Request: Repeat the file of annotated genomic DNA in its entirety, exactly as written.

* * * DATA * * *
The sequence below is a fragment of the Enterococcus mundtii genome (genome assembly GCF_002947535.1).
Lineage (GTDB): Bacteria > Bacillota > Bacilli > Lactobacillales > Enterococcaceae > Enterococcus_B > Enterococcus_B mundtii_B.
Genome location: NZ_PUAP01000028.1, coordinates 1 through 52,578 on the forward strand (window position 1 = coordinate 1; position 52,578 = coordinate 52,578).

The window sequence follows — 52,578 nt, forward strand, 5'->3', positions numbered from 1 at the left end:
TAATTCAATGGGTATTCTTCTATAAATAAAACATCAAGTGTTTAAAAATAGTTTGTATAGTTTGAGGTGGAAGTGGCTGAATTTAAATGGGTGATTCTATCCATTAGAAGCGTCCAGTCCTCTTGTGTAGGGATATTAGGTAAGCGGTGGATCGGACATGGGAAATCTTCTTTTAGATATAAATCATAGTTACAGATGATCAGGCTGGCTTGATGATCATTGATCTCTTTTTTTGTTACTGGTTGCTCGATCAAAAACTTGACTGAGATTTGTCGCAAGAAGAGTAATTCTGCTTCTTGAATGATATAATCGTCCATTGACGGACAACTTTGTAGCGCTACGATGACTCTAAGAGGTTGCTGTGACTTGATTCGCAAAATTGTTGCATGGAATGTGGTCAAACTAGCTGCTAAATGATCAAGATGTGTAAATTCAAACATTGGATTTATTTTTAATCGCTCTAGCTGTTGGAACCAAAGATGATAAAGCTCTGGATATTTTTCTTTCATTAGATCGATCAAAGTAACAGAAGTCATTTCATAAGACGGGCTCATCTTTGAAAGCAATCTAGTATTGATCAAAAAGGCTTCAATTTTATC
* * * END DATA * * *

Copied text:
The sequence below is a fragment of the Enterococcus mundtii genome (genome assembly GCF_002947535.1).
Lineage (GTDB): Bacteria > Bacillota > Bacilli > Lactobacillales > Enterococcaceae > Enterococcus_B > Enterococcus_B mundtii_B.
Genome location: NZ_PUAP01000028.1, coordinates 1 through 52,578 on the forward strand (window position 1 = coordinate 1; position 52,578 = coordinate 52,578).

The window sequence follows — 52,578 nt, forward strand, 5'->3', positions numbered from 1 at the left end:
TAATTCAATGGGTATTCTTCTATAAATAAAACATCAAGTGTTTAAAAATAGTTTGTATAGTTTGAGGTGGAAGTGGCTGAATTTAAATGGGTGATTCTATCCATTAGAAGCGTCCAGTCCTCTTGTGTAGGGATATTAGGTAAGCGGTGGATCGGACATGGGAAATCTTCTTTTAGATATAAATCATAGTTACAGATGATCAGGCTGGCTTGATGATCATTGATCTCTTTTTTTGTTACTGGTTGCTCGATCAAAAACTTGACTGAGATTTGTCGCAAGAAGAGTAATTCTGCTTCTTGAATGATATAATCGTCCATTGACGGACAACTTTGTAGCGCTACGATGACTCTAAGAGGTTGCTGTGACTTGATTCGCAAAATTGTTGCATGGAATGTGGTCAAACTAGCTGCTAAATGATCAAGATGTGTAAATTCAAACATTGGATTTATTTTTAATCGCTCTAGCTGTTGGAACCAAAGATGATAAAGCTCTGGATATTTTTCTTTCATTAGATCGATCAAAGTAACAGAAGTCATTTCATAAGACGGGCTCATCTTTGAAAGCAATCTAGTATTGATCAAAAAGGCTTCAATTTTATC